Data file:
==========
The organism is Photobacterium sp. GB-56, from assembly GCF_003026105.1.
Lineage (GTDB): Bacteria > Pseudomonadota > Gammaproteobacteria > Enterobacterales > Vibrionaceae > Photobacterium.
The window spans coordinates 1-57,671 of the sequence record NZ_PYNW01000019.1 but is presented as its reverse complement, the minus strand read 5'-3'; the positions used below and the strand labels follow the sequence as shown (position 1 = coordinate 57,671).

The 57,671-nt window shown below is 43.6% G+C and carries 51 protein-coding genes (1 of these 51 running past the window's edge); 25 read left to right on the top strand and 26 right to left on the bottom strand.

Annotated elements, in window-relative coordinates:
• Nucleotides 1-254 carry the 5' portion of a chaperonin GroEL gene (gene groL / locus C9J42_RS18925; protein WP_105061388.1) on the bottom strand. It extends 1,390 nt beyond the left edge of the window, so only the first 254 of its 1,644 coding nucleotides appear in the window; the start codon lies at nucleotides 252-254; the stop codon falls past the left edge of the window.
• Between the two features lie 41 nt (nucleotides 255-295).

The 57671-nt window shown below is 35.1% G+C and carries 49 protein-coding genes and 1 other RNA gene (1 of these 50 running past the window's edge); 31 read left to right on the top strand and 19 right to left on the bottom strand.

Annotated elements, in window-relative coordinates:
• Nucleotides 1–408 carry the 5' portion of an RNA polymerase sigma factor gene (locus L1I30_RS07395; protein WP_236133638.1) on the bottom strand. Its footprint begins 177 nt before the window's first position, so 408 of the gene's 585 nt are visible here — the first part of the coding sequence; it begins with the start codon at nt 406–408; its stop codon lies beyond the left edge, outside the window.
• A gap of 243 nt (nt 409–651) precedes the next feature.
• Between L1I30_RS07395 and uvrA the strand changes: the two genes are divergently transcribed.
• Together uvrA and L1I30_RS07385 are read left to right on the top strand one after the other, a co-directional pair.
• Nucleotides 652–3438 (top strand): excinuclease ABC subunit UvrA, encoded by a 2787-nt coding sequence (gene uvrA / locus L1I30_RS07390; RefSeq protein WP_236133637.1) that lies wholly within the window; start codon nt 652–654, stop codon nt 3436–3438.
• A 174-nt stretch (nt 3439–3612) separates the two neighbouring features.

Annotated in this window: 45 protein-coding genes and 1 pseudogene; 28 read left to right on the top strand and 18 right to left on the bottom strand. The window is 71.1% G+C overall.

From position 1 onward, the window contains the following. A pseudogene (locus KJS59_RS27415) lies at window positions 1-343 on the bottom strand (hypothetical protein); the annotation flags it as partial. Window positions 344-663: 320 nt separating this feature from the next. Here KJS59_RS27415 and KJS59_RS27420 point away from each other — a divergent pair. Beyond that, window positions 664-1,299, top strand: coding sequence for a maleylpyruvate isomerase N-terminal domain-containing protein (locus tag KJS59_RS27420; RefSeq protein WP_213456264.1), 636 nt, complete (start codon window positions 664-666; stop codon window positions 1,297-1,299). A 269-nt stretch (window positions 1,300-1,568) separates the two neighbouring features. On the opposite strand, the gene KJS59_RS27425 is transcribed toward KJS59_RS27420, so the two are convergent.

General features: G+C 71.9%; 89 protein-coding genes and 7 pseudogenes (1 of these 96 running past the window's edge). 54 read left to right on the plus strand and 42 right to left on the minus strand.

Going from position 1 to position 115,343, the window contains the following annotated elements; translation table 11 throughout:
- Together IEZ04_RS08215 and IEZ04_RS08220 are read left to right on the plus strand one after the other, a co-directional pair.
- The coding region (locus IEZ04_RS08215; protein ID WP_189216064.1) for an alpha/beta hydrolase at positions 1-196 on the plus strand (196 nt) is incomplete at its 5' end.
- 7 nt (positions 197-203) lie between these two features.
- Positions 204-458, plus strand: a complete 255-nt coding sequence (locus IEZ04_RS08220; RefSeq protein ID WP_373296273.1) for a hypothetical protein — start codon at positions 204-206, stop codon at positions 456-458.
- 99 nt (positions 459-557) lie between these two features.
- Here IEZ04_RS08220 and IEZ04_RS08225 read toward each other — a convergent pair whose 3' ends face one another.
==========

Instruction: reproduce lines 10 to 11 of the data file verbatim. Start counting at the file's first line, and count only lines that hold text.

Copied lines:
• Nucleotides 1–408 carry the 5' portion of an RNA polymerase sigma factor gene (locus L1I30_RS07395; protein WP_236133638.1) on the bottom strand. Its footprint begins 177 nt before the window's first position, so 408 of the gene's 585 nt are visible here — the first part of the coding sequence; it begins with the start codon at nt 406–408; its stop codon lies beyond the left edge, outside the window.
• A gap of 243 nt (nt 409–651) precedes the next feature.